CHILEAN CONGRESS FINALLY APPROVES MADRID PROTOCOL AFTER GOVERNMENT PUSH

01 / 10 / 2021

“Chilean Congress finally approves Madrid Protocol after government push” is the title of the recent article published in the prestigious magazine World Trademark Review, written by Sergio Amenábar, senior advisor of Villaseca Abogados.

We reproduce the article in its entirety below. This was originally released by WTR Daily, part of the World Trademark Review, on August 31st, 2021. For more information, visit www.worldtrademarkreview.com.

Chilean Congress finally approves Madrid Protocol after government push

· Congress has finally approved the Madrid Protocol following an intervention from the government.

· Many parties broadly welcome the approval, considering that accession to the protocol is an inevitable consequence of globalization.

· However, dissenters question the impact on Chilean enterprises, as well as disparities between numbers of foreign and local marks privileged by the treaty.

After two decades of doubts, the Chilean Congress has finally approved the Madrid Protocol for International Registration of Trademarks. This was after the government sent the legislature a new initiative on the subject, which was granted with unusual speed.

According to the message sent to Congress by the government, the objectives for this approval are:

· to actualize Chilean legal norms;

· to support innovation;

· to help Chilean enterprises to enter the global trademark scene; and

· to harmonize local practice with that of other countries, considering the several free trade agreements (FTAs) to which Chile has signed up.

The administrative approval of the treaty has not yet concluded, as it will be necessary to make some internal formal arrangements and to establish national declarations with regard to terms for rejecting international applications, among other matters.

It is predicted that these steps will be finalized by December, when it will at long last be possible for Chile to ratify the protocol with WIPO.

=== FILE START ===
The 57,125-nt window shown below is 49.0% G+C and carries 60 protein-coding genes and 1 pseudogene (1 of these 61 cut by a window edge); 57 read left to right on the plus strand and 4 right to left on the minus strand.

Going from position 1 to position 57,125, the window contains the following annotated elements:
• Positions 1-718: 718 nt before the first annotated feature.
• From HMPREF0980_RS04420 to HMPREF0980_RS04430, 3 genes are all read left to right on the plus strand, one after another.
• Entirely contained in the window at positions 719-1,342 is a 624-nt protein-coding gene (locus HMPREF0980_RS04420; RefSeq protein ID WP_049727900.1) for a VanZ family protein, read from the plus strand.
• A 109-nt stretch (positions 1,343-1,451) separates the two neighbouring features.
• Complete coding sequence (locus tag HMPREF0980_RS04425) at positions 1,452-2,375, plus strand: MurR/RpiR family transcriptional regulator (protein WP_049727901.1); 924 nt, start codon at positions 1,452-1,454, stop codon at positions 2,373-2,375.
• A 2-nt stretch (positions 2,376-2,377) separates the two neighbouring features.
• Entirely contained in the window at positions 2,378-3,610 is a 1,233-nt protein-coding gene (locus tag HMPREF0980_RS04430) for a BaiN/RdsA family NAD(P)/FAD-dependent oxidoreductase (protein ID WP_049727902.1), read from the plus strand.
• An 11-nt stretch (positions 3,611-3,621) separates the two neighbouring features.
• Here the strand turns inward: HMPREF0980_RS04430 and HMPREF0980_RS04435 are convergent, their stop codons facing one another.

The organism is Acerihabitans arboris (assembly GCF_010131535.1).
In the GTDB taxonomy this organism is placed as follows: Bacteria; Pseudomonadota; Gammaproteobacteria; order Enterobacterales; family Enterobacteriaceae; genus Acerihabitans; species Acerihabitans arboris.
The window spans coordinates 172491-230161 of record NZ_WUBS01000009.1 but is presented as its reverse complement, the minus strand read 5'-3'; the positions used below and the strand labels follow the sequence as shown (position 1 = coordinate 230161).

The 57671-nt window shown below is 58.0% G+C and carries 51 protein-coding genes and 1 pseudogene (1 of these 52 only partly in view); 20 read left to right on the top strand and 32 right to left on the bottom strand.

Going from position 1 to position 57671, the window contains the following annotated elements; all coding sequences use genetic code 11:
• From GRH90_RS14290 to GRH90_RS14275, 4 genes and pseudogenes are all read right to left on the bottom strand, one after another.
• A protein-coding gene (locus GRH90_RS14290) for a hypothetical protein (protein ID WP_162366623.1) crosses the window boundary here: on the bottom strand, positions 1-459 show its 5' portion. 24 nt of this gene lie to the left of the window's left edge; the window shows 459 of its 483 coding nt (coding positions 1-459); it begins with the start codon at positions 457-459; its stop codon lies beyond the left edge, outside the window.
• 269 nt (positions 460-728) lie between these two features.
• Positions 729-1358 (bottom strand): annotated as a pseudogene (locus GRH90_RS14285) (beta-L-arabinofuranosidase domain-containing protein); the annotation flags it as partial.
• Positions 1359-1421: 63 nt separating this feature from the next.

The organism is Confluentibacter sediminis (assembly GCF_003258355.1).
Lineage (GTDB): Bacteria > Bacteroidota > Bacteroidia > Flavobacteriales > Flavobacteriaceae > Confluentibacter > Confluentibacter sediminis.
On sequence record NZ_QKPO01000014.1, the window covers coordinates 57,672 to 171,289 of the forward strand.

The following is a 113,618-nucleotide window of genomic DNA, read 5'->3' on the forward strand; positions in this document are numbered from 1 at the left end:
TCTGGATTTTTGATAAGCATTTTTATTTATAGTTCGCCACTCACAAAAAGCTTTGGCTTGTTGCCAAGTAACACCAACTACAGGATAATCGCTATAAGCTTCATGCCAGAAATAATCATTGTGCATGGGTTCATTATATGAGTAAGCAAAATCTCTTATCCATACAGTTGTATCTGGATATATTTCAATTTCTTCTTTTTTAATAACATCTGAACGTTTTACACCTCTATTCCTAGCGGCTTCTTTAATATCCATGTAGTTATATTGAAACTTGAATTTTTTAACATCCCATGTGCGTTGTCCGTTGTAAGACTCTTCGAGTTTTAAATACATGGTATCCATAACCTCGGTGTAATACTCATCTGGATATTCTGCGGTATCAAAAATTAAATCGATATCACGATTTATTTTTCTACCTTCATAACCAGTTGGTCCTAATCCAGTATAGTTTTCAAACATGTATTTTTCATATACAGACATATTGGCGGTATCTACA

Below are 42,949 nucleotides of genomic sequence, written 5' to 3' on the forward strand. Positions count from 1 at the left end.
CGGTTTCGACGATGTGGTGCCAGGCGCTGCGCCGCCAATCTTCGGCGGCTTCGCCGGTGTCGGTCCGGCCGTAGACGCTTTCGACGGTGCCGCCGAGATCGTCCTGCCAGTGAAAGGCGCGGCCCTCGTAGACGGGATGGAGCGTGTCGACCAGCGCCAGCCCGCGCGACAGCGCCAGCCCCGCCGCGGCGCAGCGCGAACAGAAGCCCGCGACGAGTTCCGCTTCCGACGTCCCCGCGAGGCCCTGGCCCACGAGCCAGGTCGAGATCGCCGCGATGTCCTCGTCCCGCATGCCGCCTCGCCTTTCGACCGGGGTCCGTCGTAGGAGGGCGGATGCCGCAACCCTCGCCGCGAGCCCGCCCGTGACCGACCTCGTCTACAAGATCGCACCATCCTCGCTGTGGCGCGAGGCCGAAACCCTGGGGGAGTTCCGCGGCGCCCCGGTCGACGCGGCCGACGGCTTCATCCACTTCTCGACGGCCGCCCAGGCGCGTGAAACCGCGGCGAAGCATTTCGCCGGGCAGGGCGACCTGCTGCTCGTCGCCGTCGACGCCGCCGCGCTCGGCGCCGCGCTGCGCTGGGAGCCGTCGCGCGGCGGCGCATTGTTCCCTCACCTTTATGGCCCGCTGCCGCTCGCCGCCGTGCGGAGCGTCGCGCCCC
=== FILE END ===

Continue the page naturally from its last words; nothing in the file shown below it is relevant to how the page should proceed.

While no uniform reaction from national enterprises is yet known, the opinions of professional experts are, as usual, divided on the subject.

Some share the government’s belief that the protocol is an unavoidable consequence of globalization, as well as of the FTAs that Chile has signed up to, including with the European Union and the United States.

Others do not agree with the approval and claim that there has been a lack of different views on the subject and, in particular, a complete absence of studies into the impact of the protocol on Chilean enterprises. However, despite this, the dissenters largely appear to have accepted the approval, recognizing it as inevitable sooner or later.

However, some specialists continue to maintain that the protocol conflicts with the present Chilean Constitution due to:

· contradictions with property rights that have already granted; and

· significant quantitative difference between the number of foreign and local trademarks privileged by the treaty, as has been the case in other Latin American countries (e.g., Mexico and Colombia) that have already signed up to the Madrid Protocol.

While a convention is currently preparing a new version of the country’s Constitution, the current version will remain valid until a new one comes into force.

From a comparative point of view and regarding recently approved reforms to the Chilean Industrial Property law, this group of critic points to measures designed to prevent the maintenance of speculative registrations, one of the principal risks of the treaty under analysis, which were only hardened by that reform. However, the substantive fact remains that the protocol has already been approved by the two legislative competent state bodies involved.